How Health Canada consultations might change cannabis beverages
2020 wasn’t quite as exciting as many of us had hoped, with cannabis edibles falling far short of what was once anticipated. Heavy restrictions, confusing regulations, and a whole bunch of licensing troubles got in the way of a lucrative edibles market, leaving only a handful of liquid marijuana drink options to choose from, but that might soon change. Canada’s federal cannabis regulator and Health Canada will join forces to review some of the biggest problems with the rules surrounding cannabis beverages. That’s got consumers and the business-minded excited.
Right now, THC and CBD drinks are regulated using measurements that make no sense when they’re put into action in the real world. A consumer is limited, not in the amount of THC, but the number of cannabis beverages they’d like to buy at a time. Whereas the producers have strict limits for either cannabinoid, regardless of how much or how little liquid is inside each one. We broke this problem down more in-depth not long ago, and these are some of the things that will be looked at during the new consultation.
The Health Canada Consultation was announced on Friday, December 11th. The promise is to look into problems that are sitting in the way of small-scale processing, cultivation, or nursery businesses within the cannabis industry. This will not change the number of beverages that a consumer can buy, or anything at all for people really, but it may change a few things for those who were mentioned as part of the announcement.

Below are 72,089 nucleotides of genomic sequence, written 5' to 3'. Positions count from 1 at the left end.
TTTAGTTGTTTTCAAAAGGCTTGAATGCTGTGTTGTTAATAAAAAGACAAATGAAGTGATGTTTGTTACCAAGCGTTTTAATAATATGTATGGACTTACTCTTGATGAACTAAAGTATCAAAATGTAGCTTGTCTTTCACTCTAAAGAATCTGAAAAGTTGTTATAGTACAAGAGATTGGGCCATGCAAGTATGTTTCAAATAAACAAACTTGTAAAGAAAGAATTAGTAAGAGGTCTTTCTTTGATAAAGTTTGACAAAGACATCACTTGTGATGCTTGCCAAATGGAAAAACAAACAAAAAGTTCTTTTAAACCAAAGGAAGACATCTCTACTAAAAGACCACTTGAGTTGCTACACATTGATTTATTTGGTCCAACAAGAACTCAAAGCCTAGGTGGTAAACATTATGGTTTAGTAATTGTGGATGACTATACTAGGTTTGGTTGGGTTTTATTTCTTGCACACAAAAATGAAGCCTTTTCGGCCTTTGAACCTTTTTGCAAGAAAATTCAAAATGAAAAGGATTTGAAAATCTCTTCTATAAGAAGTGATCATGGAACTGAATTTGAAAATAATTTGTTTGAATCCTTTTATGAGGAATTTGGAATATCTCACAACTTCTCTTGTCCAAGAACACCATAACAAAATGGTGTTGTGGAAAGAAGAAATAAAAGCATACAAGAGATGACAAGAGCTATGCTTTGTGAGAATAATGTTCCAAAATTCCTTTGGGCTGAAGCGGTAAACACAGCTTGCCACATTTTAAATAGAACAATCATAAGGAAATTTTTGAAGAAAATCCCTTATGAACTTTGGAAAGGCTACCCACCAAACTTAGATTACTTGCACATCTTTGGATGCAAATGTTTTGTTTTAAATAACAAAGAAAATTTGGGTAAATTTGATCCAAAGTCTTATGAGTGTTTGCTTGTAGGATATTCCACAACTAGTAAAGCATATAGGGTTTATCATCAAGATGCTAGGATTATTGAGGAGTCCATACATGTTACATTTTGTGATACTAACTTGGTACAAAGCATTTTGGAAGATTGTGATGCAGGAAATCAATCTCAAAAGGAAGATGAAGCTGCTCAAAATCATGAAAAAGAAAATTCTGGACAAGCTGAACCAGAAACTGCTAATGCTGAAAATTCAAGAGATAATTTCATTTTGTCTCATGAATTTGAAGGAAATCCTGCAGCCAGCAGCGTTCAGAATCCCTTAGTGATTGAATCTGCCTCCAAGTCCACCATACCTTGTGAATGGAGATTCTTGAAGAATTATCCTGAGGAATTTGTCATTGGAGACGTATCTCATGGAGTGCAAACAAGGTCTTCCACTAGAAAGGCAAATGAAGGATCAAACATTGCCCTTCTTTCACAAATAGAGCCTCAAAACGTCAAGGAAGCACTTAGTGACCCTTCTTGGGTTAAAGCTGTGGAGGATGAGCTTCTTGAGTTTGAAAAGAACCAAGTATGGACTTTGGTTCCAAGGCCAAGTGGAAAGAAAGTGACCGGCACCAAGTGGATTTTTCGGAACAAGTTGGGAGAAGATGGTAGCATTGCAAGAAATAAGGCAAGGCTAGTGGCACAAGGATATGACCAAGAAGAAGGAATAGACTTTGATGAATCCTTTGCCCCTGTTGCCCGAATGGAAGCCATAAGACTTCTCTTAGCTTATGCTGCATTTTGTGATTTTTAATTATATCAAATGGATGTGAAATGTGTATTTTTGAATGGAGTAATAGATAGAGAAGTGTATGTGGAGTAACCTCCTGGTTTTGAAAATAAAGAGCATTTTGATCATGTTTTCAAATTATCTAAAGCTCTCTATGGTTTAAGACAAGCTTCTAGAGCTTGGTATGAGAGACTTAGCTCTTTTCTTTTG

At this point, labelling requirements for cannabis beverages are minimal, and there are recommendations to change them to go beyond the basic cannabinoids. Things like terpenes, specific genetics, and processing dates might soon be on all THC and CBD drinks, information that is all-important for the consumer and the vendors who work directly with these products. Equivalency limits for cannabis beverages are also going to be examined
New ways to facilitate nontherapeutic cannabis research
Most of this consultation period will be dedicated to changing things that already exist to meet more reasonable standards based on what we know today. Still, there is something new that’s up for consideration, and that is nontherapeutic research possibilities. This means testing that is designed precisely to gauge things for the recreational community rather than for medicinal treatments, something that is incredibly short supply these days.
Clock to submit feedback runs out on January 11th, 2021
Feedback from consumers and cannabis businesses is in high demand right now, and there is a 30-day window that began on December 11th that won’t stay open for long. Anyone who might be directly impacted by changes in cannabis beverage, micro license, cultivation, or the processing is encouraged to share their perspective so that those with the power to do something about this unfortunate state of affairs can know where to begin.
The feedback line is open to anyone who wants to say something. Still, they want to hear from the small cannabis businesses most significantly impacted by these small changes to regulation. These are the people who know exactly what consumers want, and they’ve seen first-hand the barriers that stand in the way of a much more lucrative industry, so they need to be the ones to speak up the loudest for all of us, especially during rare opportunities such as these.